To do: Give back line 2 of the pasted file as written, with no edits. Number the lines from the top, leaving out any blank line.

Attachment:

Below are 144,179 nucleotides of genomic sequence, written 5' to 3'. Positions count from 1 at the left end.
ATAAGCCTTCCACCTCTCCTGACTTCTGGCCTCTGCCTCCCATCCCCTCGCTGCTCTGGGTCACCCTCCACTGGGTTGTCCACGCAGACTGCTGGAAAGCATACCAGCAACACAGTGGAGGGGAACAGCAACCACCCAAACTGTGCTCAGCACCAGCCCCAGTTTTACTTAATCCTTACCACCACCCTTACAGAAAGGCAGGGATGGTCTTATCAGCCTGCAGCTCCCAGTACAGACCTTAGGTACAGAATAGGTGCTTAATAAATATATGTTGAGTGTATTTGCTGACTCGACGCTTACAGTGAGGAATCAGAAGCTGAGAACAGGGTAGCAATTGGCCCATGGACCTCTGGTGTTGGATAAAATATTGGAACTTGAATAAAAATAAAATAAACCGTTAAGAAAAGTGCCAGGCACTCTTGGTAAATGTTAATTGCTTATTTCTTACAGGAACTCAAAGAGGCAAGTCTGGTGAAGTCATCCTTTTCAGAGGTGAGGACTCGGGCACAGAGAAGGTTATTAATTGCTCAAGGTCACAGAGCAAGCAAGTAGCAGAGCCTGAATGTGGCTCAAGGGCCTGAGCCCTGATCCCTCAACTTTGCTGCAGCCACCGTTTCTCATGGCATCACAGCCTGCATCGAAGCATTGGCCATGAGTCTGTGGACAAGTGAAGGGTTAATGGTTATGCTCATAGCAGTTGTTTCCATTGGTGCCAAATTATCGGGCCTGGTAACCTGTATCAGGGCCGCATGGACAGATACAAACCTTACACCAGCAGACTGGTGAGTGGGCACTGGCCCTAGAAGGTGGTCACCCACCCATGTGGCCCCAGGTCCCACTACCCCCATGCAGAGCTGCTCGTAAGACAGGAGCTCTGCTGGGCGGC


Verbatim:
ATAAGCCTTCCACCTCTCCTGACTTCTGGCCTCTGCCTCCCATCCCCTCGCTGCTCTGGGTCACCCTCCACTGGGTTGTCCACGCAGACTGCTGGAAAGCATACCAGCAACACAGTGGAGGGGAACAGCAACCACCCAAACTGTGCTCAGCACCAGCCCCAGTTTTACTTAATCCTTACCACCACCCTTACAGAAAGGCAGGGATGGTCTTATCAGCCTGCAGCTCCCAGTACAGACCTTAGGTACAGAATAGGTGCTTAATAAATATATGTTGAGTGTATTTGCTGACTCGACGCTTACAGTGAGGAATCAGAAGCTGAGAACAGGGTAGCAATTGGCCCATGGACCTCTGGTGTTGGATAAAATATTGGAACTTGAATAAAAATAAAATAAACCGTTAAGAAAAGTGCCAGGCACTCTTGGTAAATGTTAATTGCTTATTTCTTACAGGAACTCAAAGAGGCAAGTCTGGTGAAGTCATCCTTTTCAGAGGTGAGGACTCGGGCACAGAGAAGGTTATTAATTGCTCAAGGTCACAGAGCAAGCAAGTAGCAGAGCCTGAATGTGGCTCAAGGGCCTGAGCCCTGATCCCTCAACTTTGCTGCAGCCACCGTTTCTCATGGCATCACAGCCTGCATCGAAGCATTGGCCATGAGTCTGTGGACAAGTGAAGGGTTAATGGTTATGCTCATAGCAGTTGTTTCCATTGGTGCCAAATTATCGGGCCTGGTAACCTGTATCAGGGCCGCATGGACAGATACAAACCTTACACCAGCAGACTGGTGAGTGGGCACTGGCCCTAGAAGGTGGTCACCCACCCATGTGGCCCCAGGTCCCACTACCCCCATGCAGAGCTGCTCGTAAGACAGGAGCTCTGCTGGGCGGC